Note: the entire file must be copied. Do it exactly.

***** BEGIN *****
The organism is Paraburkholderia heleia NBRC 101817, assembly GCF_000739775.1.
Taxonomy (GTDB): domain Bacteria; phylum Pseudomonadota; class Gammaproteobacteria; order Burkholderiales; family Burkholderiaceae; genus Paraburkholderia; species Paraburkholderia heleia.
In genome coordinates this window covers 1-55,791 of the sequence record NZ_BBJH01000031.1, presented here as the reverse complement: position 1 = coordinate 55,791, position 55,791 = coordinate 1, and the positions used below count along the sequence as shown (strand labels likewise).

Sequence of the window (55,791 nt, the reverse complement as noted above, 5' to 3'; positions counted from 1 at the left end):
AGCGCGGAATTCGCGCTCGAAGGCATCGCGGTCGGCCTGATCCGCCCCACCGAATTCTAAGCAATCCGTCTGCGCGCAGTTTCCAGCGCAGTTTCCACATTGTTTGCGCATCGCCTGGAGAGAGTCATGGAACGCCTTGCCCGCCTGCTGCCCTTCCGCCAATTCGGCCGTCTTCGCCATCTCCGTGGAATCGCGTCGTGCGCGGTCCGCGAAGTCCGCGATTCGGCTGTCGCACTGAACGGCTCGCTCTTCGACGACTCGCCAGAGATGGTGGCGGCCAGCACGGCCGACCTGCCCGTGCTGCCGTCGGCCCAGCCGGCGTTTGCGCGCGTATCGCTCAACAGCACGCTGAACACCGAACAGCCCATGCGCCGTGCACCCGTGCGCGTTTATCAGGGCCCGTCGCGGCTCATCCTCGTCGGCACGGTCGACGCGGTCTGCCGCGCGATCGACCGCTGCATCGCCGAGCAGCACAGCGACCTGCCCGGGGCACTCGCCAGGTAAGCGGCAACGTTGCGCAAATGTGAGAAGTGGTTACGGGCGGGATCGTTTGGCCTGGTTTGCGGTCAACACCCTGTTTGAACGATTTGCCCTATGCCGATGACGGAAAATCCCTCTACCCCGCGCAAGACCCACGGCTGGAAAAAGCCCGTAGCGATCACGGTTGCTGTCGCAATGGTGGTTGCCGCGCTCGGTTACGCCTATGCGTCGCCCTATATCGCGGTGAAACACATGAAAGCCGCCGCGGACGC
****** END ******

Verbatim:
The organism is Paraburkholderia heleia NBRC 101817, assembly GCF_000739775.1.
Taxonomy (GTDB): domain Bacteria; phylum Pseudomonadota; class Gammaproteobacteria; order Burkholderiales; family Burkholderiaceae; genus Paraburkholderia; species Paraburkholderia heleia.
In genome coordinates this window covers 1-55,791 of the sequence record NZ_BBJH01000031.1, presented here as the reverse complement: position 1 = coordinate 55,791, position 55,791 = coordinate 1, and the positions used below count along the sequence as shown (strand labels likewise).

Sequence of the window (55,791 nt, the reverse complement as noted above, 5' to 3'; positions counted from 1 at the left end):
AGCGCGGAATTCGCGCTCGAAGGCATCGCGGTCGGCCTGATCCGCCCCACCGAATTCTAAGCAATCCGTCTGCGCGCAGTTTCCAGCGCAGTTTCCACATTGTTTGCGCATCGCCTGGAGAGAGTCATGGAACGCCTTGCCCGCCTGCTGCCCTTCCGCCAATTCGGCCGTCTTCGCCATCTCCGTGGAATCGCGTCGTGCGCGGTCCGCGAAGTCCGCGATTCGGCTGTCGCACTGAACGGCTCGCTCTTCGACGACTCGCCAGAGATGGTGGCGGCCAGCACGGCCGACCTGCCCGTGCTGCCGTCGGCCCAGCCGGCGTTTGCGCGCGTATCGCTCAACAGCACGCTGAACACCGAACAGCCCATGCGCCGTGCACCCGTGCGCGTTTATCAGGGCCCGTCGCGGCTCATCCTCGTCGGCACGGTCGACGCGGTCTGCCGCGCGATCGACCGCTGCATCGCCGAGCAGCACAGCGACCTGCCCGGGGCACTCGCCAGGTAAGCGGCAACGTTGCGCAAATGTGAGAAGTGGTTACGGGCGGGATCGTTTGGCCTGGTTTGCGGTCAACACCCTGTTTGAACGATTTGCCCTATGCCGATGACGGAAAATCCCTCTACCCCGCGCAAGACCCACGGCTGGAAAAAGCCCGTAGCGATCACGGTTGCTGTCGCAATGGTGGTTGCCGCGCTCGGTTACGCCTATGCGTCGCCCTATATCGCGGTGAAACACATGAAAGCCGCCGCGGACGC